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What is a proposition? Its basic definition states that a proposition is a statement in which anything is affirmed or denied. An example of a proposition includes: “GOD exist” wherein the subject “GOD” is affirmed by the word “exist.” The proposition “A cat is an animal.” Is another proposition since attribute “animal’ affirms or describes the subject “cat”. What about truth and falsity? Do proposition have truth-value? Let us proceed in the discussion.



  • At the end of this module, students are expected to:
  • Discover the role of truth and falsity in proposition in logic;
  • Identity the kinds of proposition;
  • Provide example for each of the four types of proposition.

Truth and Falsity in Proposition

  • An important feature of the nature of proposition is that in can be assessed as either true or false. This means that truth and falsity are properties of propositions. This because the affirmation in the proposition can be true or the negation in the proposition can be judged as false. In other words, if things are actually as what the proposition holds or states, it is true. On the other hand, if the things presented in the proposition are not as it holds/states, the proposition can be judged as false. This is the nature of declarative proposition.

Sentences tha are not declarative in structure do not have a truth-value. For instance, one cannot say that the claim “Ouch!” is true or false. There is nothing in the claim which allows one to verify or assess whether it it is true or false. It will also be funny to think of someone saying that “Ouch!” is true or false. When somebody says “Ouch!” we just listen to what this person said and we do not say that it is true or false. Can you imagine somebody saying tha the expression “Ouch!” is invalid? I think it will be a strange topic to begin with.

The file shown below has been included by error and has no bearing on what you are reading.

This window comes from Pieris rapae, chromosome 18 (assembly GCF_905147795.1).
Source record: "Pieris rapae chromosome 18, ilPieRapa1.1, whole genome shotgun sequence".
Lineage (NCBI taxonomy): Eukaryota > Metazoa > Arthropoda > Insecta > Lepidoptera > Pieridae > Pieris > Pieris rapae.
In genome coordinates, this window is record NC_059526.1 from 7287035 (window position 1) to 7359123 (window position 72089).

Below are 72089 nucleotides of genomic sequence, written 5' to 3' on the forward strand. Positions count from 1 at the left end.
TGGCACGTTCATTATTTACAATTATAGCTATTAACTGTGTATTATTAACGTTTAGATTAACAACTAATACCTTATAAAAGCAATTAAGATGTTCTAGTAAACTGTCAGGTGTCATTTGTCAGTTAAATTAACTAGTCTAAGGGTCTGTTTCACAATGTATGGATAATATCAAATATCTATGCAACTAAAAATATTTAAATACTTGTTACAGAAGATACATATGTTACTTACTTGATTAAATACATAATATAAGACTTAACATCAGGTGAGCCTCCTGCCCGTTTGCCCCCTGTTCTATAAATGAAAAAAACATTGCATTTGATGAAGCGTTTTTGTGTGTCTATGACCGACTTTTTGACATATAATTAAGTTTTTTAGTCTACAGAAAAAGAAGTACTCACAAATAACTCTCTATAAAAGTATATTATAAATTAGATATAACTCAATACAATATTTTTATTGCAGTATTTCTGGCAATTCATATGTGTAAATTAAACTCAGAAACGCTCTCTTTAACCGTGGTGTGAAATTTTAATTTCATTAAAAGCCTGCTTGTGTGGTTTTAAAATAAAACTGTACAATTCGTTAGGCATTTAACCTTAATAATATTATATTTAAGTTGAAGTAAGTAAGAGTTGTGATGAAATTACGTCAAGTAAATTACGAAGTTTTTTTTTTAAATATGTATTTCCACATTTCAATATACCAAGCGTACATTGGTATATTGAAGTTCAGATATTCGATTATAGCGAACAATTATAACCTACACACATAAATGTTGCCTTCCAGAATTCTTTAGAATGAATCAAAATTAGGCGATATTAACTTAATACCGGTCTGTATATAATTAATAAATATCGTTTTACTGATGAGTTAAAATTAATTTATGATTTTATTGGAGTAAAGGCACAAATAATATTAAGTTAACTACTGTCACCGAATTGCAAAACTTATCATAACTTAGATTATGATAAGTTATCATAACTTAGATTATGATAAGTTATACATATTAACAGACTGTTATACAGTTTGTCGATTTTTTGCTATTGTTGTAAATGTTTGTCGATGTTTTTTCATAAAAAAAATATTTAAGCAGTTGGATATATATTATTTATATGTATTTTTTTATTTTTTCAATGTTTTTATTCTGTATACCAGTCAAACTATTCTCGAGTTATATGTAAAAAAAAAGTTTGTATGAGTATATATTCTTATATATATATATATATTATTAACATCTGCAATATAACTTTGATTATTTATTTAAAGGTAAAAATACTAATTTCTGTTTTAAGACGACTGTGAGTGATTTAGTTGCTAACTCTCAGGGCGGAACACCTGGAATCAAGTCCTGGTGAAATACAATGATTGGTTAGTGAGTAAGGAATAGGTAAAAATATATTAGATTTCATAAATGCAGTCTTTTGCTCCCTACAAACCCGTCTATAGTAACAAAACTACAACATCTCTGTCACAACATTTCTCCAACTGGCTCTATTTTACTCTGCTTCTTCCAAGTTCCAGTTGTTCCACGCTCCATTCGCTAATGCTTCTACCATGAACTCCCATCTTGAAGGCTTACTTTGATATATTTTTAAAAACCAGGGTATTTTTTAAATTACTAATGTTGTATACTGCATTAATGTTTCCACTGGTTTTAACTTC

In logic, therefore, one first needs to ask if the sentence follows the structure of a declarative sentence. If it does, then the statement can be assessed as whether true or false and can be used in logical analysis. If it does not, then there is no statement that can be logically assessed.


Kind of Proposition

  • In the discussion on proposition, we can include in our study four types: (1) categorical/attributive, (2) conditional, (3) conjunctive, and (4) disjunctive propositions (Ardales, 2008, 70).

A categorical proposition is that which either affirms or denies something which is either true or false. Its basic structure follows this formula: subject-copula-predicate. These elements will be significantly explained in the next module. For now, just look at the following samples of categorical propositions to see how the formula in instanced in each proposition.

  • Manny is a politician.
  • The storm is strong.
  • Some men are intelligent.
  • All Filipinos are hospitable.

A conditional proposition is made up of two categorical propositions that are situated in the ‘if then’ frame. The proposition introduced by the term ‘if’ is referred to as antecedent, while the proposition introduced by the ‘then’ term is called the consequent. As antecedent, a proposition states the condition, and the consequent, the proposition stands for the outcome or result. Let us check these examples:

  • If politicians are not corrupt, then a country will prosper.
  • If mother are healthy, then the family will be happy.